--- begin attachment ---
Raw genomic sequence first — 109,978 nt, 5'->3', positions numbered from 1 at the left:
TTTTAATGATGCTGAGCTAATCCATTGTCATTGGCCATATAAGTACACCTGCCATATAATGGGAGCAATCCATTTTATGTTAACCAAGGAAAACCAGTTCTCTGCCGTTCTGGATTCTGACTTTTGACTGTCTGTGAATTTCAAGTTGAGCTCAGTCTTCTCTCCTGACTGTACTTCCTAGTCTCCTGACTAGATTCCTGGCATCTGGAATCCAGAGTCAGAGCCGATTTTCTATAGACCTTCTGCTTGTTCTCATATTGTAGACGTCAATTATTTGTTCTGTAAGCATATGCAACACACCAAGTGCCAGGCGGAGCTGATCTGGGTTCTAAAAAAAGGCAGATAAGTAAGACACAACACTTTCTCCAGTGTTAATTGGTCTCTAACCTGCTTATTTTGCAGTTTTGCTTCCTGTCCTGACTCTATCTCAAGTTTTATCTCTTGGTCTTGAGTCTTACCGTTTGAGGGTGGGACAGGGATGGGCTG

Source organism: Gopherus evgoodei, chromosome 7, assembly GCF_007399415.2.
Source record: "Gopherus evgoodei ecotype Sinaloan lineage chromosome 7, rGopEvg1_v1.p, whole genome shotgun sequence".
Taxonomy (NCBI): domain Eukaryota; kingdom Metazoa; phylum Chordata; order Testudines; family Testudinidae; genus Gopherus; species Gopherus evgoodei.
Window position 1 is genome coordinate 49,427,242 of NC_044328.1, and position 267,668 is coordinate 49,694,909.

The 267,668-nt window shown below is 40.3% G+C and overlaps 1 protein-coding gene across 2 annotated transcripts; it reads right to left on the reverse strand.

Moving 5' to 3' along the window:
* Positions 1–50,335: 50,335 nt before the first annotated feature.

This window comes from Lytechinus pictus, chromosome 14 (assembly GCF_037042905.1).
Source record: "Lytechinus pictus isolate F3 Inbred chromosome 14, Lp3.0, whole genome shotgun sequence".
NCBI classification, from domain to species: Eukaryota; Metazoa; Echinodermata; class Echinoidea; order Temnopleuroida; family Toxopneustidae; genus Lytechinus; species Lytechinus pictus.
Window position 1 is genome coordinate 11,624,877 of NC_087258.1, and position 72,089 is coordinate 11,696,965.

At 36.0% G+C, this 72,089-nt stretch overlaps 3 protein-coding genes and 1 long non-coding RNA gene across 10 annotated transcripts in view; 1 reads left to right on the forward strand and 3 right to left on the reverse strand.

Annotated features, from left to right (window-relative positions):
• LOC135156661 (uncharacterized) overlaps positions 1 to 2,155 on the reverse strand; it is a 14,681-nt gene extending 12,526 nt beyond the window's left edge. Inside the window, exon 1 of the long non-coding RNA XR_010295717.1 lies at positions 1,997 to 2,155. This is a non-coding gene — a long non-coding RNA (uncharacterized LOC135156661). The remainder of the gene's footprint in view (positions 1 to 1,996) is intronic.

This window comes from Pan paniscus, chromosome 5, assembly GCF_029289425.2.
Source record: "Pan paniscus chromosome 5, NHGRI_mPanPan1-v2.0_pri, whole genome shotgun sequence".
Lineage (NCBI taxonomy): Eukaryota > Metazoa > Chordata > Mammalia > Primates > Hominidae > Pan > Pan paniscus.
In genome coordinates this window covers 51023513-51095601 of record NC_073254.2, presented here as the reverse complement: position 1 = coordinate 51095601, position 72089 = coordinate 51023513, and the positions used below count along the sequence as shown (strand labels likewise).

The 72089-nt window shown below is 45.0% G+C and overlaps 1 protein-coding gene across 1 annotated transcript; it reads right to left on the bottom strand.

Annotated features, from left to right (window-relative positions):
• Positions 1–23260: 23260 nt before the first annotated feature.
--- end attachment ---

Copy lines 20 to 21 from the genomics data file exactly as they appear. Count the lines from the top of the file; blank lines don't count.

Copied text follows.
In genome coordinates this window covers 51023513-51095601 of record NC_073254.2, presented here as the reverse complement: position 1 = coordinate 51095601, position 72089 = coordinate 51023513, and the positions used below count along the sequence as shown (strand labels likewise).

The 72089-nt window shown below is 45.0% G+C and overlaps 1 protein-coding gene across 1 annotated transcript; it reads right to left on the bottom strand.